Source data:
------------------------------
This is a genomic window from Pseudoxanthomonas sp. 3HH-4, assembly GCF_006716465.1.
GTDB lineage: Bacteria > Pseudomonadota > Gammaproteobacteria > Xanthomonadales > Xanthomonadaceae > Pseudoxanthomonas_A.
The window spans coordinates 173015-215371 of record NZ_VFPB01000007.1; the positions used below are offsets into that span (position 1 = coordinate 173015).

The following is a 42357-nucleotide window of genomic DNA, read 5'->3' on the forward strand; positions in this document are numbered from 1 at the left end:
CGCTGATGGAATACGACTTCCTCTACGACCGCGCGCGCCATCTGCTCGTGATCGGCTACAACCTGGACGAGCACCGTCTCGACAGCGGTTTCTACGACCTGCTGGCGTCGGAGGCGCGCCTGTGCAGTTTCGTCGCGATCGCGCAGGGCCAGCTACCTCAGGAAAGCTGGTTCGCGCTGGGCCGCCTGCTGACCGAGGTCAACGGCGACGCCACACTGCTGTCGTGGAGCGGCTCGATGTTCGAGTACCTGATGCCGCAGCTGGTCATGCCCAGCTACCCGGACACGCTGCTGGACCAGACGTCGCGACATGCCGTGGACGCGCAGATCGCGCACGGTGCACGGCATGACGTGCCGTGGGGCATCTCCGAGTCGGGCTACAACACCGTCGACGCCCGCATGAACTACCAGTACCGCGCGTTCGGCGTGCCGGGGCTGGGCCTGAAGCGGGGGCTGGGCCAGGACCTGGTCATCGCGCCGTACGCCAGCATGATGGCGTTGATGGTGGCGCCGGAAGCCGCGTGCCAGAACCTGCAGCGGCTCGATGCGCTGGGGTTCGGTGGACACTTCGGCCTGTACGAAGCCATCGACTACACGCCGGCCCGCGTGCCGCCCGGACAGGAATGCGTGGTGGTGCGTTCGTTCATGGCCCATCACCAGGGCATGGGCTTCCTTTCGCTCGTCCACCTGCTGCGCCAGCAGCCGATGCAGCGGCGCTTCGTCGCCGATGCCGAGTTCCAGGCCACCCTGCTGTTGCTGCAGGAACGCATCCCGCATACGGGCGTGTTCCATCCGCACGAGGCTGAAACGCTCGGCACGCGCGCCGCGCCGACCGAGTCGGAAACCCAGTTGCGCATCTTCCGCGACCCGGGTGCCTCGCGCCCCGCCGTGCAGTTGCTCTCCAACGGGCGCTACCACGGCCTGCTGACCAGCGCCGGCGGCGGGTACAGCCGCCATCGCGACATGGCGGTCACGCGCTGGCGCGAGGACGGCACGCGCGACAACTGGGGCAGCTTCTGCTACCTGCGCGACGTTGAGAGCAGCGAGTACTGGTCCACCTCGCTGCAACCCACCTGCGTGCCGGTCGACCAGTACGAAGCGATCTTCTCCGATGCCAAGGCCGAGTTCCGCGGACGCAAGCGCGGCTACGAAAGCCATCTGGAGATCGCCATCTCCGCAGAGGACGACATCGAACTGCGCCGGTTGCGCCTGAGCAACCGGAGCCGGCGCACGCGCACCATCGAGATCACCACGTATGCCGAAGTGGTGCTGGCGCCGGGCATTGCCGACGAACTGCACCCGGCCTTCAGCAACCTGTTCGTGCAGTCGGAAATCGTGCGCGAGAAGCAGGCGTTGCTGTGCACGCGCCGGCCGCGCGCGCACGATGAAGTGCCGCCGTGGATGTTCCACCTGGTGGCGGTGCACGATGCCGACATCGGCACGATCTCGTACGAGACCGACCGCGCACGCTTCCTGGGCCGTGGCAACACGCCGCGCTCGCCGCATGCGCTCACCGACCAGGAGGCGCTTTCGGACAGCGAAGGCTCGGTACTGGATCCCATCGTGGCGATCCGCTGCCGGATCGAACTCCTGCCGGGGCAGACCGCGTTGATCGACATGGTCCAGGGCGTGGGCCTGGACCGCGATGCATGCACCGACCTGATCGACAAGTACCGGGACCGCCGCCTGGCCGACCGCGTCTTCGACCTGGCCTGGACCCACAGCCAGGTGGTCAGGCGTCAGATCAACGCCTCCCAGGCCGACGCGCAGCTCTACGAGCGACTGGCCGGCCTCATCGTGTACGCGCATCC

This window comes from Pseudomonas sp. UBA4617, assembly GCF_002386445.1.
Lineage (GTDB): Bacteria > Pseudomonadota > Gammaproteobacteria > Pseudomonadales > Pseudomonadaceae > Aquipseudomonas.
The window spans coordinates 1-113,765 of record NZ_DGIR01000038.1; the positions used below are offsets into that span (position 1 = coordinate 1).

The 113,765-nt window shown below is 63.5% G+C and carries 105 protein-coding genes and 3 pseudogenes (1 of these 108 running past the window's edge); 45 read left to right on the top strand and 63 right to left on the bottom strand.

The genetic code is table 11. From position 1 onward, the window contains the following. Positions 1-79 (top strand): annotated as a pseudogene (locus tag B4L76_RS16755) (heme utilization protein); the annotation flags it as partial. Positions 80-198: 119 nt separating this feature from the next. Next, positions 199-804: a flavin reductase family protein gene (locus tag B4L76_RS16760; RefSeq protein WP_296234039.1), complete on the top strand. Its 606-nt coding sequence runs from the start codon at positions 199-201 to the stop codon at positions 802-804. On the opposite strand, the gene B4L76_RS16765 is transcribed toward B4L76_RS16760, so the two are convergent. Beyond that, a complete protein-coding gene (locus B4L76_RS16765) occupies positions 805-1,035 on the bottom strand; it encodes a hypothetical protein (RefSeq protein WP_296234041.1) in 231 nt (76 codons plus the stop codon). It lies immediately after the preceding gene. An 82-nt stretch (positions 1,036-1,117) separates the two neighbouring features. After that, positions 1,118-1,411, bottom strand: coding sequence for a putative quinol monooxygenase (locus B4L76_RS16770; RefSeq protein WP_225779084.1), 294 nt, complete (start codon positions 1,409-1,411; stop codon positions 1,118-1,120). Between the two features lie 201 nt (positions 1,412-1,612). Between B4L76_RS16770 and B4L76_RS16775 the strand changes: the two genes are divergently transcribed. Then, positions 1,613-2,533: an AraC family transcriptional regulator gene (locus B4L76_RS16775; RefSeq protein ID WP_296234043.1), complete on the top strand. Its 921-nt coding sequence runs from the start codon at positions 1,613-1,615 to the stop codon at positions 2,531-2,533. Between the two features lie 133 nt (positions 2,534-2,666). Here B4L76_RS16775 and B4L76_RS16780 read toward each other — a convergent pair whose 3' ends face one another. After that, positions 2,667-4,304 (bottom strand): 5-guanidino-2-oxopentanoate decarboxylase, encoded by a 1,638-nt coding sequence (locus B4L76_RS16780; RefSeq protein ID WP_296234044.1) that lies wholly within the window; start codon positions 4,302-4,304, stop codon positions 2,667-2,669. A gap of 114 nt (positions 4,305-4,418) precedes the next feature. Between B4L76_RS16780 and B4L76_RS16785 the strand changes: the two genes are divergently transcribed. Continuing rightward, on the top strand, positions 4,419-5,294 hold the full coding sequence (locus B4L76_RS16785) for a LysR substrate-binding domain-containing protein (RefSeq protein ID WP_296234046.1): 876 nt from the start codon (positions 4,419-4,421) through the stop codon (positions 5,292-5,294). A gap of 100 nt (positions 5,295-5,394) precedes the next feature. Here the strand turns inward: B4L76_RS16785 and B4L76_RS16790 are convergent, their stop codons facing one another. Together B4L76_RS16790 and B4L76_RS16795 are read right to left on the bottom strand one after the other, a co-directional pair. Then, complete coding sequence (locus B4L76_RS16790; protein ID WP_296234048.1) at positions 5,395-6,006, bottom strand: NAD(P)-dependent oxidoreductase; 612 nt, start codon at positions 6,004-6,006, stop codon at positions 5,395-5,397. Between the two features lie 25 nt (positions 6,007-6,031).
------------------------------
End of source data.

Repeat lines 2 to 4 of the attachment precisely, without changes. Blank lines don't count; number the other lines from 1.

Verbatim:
GTDB lineage: Bacteria > Pseudomonadota > Gammaproteobacteria > Xanthomonadales > Xanthomonadaceae > Pseudoxanthomonas_A.
The window spans coordinates 173015-215371 of record NZ_VFPB01000007.1; the positions used below are offsets into that span (position 1 = coordinate 173015).

The following is a 42357-nucleotide window of genomic DNA, read 5'->3' on the forward strand; positions in this document are numbered from 1 at the left end: